United Continental. UAL had a tough 2012 as integration problems from the two carriers’ 2010 mega-merger bedeviled operations. Since the combination of reservation systems last March, UAL has been hammered by unexpected computer glitches that delayed or canceled thousands of flights, invoking the wrath of stranded travelers.
On-time performance plummeted, and customer complaints soared. UAL’s third-quarter earnings also took a hit: Profit plummeted to $6 million from $653 million in the same quarter of 2011. Analysts will be watching closely for improvement in both performance and profitability when it next reports earnings on Jan. 24.
Despite recent turbulence, I think UAL will get off the mat in 2013. It’s making progress — just slower than customers and shareholders would like. The airline aim to regain customers’ loyalty with upgraded club lounges, and it started international service with its new Boeing (NYSE:BA) 787 Dreamliners last week. CEO Jeff Smisek is a savvy industry veteran, so I expect better from UAL in the second half of 2013.
Delta. With most of its major competitors in some stage of consolidation or integration, DAL believes this is its year to soar. “We enter 2013 as a stronger airline, ready to continue improving our performance and executing on our key strategic initiatives,” Delta CEO Richard Anderson wrote in his year-end letter to employees.
His global ambitions make sense: The IATA forecasts international routes will grow at a 4.3% annual clip. That’s one reason Anderson paid $360 million last month for a 49% share of Virgin Atlantic. That deal gives DAL greater access to slots at London’s Heathrow and aims to help the carrier better compete against American’s and British Airways’ Oneworld Alliance for profitable business travelers.
Delta made domestic investments, too: It ponied up nearly $75 million in financing to help its regional partner Pinnacle Airlines operate while in Chapter 11. On Friday, it announced that Pinnacle would emerge from bankruptcy as a wholly owned DAL subsidiary.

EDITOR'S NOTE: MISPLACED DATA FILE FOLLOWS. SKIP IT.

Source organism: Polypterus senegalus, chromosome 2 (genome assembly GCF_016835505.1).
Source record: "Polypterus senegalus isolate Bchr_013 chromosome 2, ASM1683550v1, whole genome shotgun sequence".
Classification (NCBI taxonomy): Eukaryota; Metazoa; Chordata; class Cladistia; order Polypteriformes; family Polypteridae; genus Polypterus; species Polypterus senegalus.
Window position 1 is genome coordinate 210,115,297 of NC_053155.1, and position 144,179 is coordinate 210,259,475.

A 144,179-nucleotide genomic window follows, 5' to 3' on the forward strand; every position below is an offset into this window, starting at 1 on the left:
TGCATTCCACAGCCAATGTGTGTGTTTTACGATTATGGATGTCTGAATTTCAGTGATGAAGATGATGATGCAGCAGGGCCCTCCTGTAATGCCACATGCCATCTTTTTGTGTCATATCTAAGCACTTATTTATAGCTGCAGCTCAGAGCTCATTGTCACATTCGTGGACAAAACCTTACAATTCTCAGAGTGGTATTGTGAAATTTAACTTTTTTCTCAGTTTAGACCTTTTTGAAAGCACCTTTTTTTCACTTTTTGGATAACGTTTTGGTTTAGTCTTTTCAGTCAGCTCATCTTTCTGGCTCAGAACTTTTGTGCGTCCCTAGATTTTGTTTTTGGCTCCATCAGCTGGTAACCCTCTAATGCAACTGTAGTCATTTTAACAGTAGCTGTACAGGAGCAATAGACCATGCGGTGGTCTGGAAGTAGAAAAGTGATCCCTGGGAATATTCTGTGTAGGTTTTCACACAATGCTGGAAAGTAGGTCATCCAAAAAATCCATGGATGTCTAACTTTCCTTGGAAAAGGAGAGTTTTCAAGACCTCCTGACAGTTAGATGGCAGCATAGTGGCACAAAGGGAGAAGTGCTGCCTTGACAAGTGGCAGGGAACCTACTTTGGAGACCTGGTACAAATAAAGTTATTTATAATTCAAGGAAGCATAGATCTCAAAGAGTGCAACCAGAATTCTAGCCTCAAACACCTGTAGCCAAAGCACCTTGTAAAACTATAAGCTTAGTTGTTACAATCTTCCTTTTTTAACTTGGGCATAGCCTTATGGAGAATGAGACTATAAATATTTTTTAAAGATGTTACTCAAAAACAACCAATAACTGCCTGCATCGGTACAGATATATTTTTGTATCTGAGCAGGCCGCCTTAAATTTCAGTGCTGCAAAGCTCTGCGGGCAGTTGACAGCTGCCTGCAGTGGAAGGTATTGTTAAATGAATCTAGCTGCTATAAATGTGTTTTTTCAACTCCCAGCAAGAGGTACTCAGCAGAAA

Delta’s acquisition and conversion of the shuttered Trainer refinery from Phillips 66 (NYSE:PSX) last spring was widely viewed as an innovative approach to controlling skyrocketing fuel prices. But I still have doubts about DAL’s prospects in the oil business — more so since Jon Ruggles, the airline’s point man on the deal, left last month.
Southwest. LUV is a perennial favorite among investors because it does a lot of things right. That’s a big reason why the stock hit a new 52-week high on Friday. The airline is fast-tracking its integration with AirTran and has leased 88 Boeing 717s to Delta to preserve its efficiencies in using just a single aircraft type.
Southwest is upgrading its existing Boeing 737 fleet and plans to begin replacing it with the fuel-efficient 737 MAX in 2017. Although LUV CEO Gary Kelly predicts an additional $400 million in revenue and cost savings during 2013, even the best-managed integration deliver a few bumps along the way.
The traditionally fee-averse airline seems to be rethinking that position. Southwest has announced an “increasing reliance” on ancillary fees — including a “no-show” fee — for 2013. That could raise the ire of otherwise happy customers. Southwest shares are also a little rich for my taste right now. I like LUV in the second half of the year.
As of this writing, Susan J. Aluise did not hold a position in any of the aforementioned stocks.